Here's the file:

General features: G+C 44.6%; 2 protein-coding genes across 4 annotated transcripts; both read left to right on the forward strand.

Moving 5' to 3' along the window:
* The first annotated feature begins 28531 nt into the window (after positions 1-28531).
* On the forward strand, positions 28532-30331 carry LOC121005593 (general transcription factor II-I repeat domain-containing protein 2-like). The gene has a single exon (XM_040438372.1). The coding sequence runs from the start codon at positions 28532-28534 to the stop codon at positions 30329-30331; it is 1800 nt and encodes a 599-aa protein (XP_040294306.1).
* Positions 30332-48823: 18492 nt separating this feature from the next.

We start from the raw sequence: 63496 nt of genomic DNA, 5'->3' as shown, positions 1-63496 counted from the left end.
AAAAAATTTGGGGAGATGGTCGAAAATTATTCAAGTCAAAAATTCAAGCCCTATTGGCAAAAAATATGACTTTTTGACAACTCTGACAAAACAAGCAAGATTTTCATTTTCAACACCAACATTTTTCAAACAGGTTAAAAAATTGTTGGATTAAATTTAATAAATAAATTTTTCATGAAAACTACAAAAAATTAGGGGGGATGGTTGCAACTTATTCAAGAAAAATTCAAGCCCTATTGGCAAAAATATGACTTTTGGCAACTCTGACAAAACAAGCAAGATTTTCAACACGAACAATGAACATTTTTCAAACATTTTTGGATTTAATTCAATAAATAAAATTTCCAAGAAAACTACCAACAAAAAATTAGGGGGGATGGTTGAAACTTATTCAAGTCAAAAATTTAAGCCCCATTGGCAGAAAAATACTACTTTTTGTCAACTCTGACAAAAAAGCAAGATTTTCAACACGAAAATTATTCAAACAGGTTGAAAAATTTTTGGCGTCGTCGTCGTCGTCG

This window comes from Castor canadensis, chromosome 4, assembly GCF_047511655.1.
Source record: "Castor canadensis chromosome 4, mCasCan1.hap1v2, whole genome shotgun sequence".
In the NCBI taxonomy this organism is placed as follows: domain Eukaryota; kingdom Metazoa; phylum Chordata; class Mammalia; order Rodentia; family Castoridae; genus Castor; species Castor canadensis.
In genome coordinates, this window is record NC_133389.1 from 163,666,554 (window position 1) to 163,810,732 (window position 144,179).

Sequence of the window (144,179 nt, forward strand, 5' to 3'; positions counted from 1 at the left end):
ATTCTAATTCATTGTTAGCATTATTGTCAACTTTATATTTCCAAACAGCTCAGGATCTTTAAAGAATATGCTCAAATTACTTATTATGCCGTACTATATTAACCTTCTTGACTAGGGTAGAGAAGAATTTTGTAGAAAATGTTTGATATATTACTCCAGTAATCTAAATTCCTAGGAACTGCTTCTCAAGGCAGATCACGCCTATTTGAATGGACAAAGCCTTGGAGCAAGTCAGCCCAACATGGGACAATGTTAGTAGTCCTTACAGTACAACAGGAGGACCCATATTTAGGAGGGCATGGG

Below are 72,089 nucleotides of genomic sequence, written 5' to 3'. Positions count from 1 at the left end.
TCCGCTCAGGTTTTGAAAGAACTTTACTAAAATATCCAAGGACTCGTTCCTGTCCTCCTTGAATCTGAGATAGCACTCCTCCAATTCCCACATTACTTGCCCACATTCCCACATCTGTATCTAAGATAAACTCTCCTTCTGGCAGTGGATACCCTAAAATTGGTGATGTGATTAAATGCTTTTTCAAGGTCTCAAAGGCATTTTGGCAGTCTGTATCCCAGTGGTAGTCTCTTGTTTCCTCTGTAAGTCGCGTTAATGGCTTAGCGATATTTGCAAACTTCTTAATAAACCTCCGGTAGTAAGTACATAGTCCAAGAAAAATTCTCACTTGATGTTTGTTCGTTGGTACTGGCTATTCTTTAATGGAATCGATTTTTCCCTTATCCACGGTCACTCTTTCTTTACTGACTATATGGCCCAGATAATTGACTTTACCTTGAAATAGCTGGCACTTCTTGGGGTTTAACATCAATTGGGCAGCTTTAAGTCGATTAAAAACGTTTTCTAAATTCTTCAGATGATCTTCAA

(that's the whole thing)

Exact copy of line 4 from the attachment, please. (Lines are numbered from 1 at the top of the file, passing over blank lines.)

* On the forward strand, positions 28532-30331 carry LOC121005593 (general transcription factor II-I repeat domain-containing protein 2-like). The gene has a single exon (XM_040438372.1). The coding sequence runs from the start codon at positions 28532-28534 to the stop codon at positions 30329-30331; it is 1800 nt and encodes a 599-aa protein (XP_040294306.1).